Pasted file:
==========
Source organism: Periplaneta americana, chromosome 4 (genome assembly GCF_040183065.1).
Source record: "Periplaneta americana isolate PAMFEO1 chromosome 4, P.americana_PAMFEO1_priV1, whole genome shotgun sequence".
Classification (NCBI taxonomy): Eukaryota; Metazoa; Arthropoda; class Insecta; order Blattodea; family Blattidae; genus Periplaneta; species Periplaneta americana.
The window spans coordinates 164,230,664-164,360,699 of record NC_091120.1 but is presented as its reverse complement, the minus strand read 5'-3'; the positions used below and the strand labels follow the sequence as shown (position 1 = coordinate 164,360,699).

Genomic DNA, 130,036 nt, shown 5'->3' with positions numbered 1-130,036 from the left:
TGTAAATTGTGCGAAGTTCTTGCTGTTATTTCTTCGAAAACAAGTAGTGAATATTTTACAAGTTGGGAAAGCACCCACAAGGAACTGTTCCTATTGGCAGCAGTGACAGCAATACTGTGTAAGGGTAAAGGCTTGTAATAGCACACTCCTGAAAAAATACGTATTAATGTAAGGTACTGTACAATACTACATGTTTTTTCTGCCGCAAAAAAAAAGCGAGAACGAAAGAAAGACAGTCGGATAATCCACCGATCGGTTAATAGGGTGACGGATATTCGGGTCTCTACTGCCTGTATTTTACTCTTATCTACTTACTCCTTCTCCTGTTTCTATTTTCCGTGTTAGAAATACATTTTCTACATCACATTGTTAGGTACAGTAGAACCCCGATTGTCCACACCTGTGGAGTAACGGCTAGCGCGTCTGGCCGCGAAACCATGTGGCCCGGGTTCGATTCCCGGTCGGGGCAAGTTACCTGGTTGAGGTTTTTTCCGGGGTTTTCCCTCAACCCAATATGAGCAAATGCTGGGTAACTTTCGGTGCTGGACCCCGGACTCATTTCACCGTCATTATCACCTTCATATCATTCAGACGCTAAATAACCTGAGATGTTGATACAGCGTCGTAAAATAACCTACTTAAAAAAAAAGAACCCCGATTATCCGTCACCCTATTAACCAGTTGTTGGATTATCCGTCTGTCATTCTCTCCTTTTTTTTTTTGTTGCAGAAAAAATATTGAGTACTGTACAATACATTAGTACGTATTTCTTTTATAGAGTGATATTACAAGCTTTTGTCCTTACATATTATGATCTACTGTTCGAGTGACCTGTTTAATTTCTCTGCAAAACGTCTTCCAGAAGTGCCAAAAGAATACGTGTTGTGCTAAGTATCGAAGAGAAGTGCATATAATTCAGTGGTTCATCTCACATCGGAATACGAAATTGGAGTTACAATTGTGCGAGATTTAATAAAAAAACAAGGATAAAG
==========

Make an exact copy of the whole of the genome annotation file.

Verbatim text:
Source organism: Periplaneta americana, chromosome 4 (genome assembly GCF_040183065.1).
Source record: "Periplaneta americana isolate PAMFEO1 chromosome 4, P.americana_PAMFEO1_priV1, whole genome shotgun sequence".
Classification (NCBI taxonomy): Eukaryota; Metazoa; Arthropoda; class Insecta; order Blattodea; family Blattidae; genus Periplaneta; species Periplaneta americana.
The window spans coordinates 164,230,664-164,360,699 of record NC_091120.1 but is presented as its reverse complement, the minus strand read 5'-3'; the positions used below and the strand labels follow the sequence as shown (position 1 = coordinate 164,360,699).

Genomic DNA, 130,036 nt, shown 5'->3' with positions numbered 1-130,036 from the left:
TGTAAATTGTGCGAAGTTCTTGCTGTTATTTCTTCGAAAACAAGTAGTGAATATTTTACAAGTTGGGAAAGCACCCACAAGGAACTGTTCCTATTGGCAGCAGTGACAGCAATACTGTGTAAGGGTAAAGGCTTGTAATAGCACACTCCTGAAAAAATACGTATTAATGTAAGGTACTGTACAATACTACATGTTTTTTCTGCCGCAAAAAAAAAGCGAGAACGAAAGAAAGACAGTCGGATAATCCACCGATCGGTTAATAGGGTGACGGATATTCGGGTCTCTACTGCCTGTATTTTACTCTTATCTACTTACTCCTTCTCCTGTTTCTATTTTCCGTGTTAGAAATACATTTTCTACATCACATTGTTAGGTACAGTAGAACCCCGATTGTCCACACCTGTGGAGTAACGGCTAGCGCGTCTGGCCGCGAAACCATGTGGCCCGGGTTCGATTCCCGGTCGGGGCAAGTTACCTGGTTGAGGTTTTTTCCGGGGTTTTCCCTCAACCCAATATGAGCAAATGCTGGGTAACTTTCGGTGCTGGACCCCGGACTCATTTCACCGTCATTATCACCTTCATATCATTCAGACGCTAAATAACCTGAGATGTTGATACAGCGTCGTAAAATAACCTACTTAAAAAAAAAGAACCCCGATTATCCGTCACCCTATTAACCAGTTGTTGGATTATCCGTCTGTCATTCTCTCCTTTTTTTTTTTGTTGCAGAAAAAATATTGAGTACTGTACAATACATTAGTACGTATTTCTTTTATAGAGTGATATTACAAGCTTTTGTCCTTACATATTATGATCTACTGTTCGAGTGACCTGTTTAATTTCTCTGCAAAACGTCTTCCAGAAGTGCCAAAAGAATACGTGTTGTGCTAAGTATCGAAGAGAAGTGCATATAATTCAGTGGTTCATCTCACATCGGAATACGAAATTGGAGTTACAATTGTGCGAGATTTAATAAAAAAACAAGGATAAAG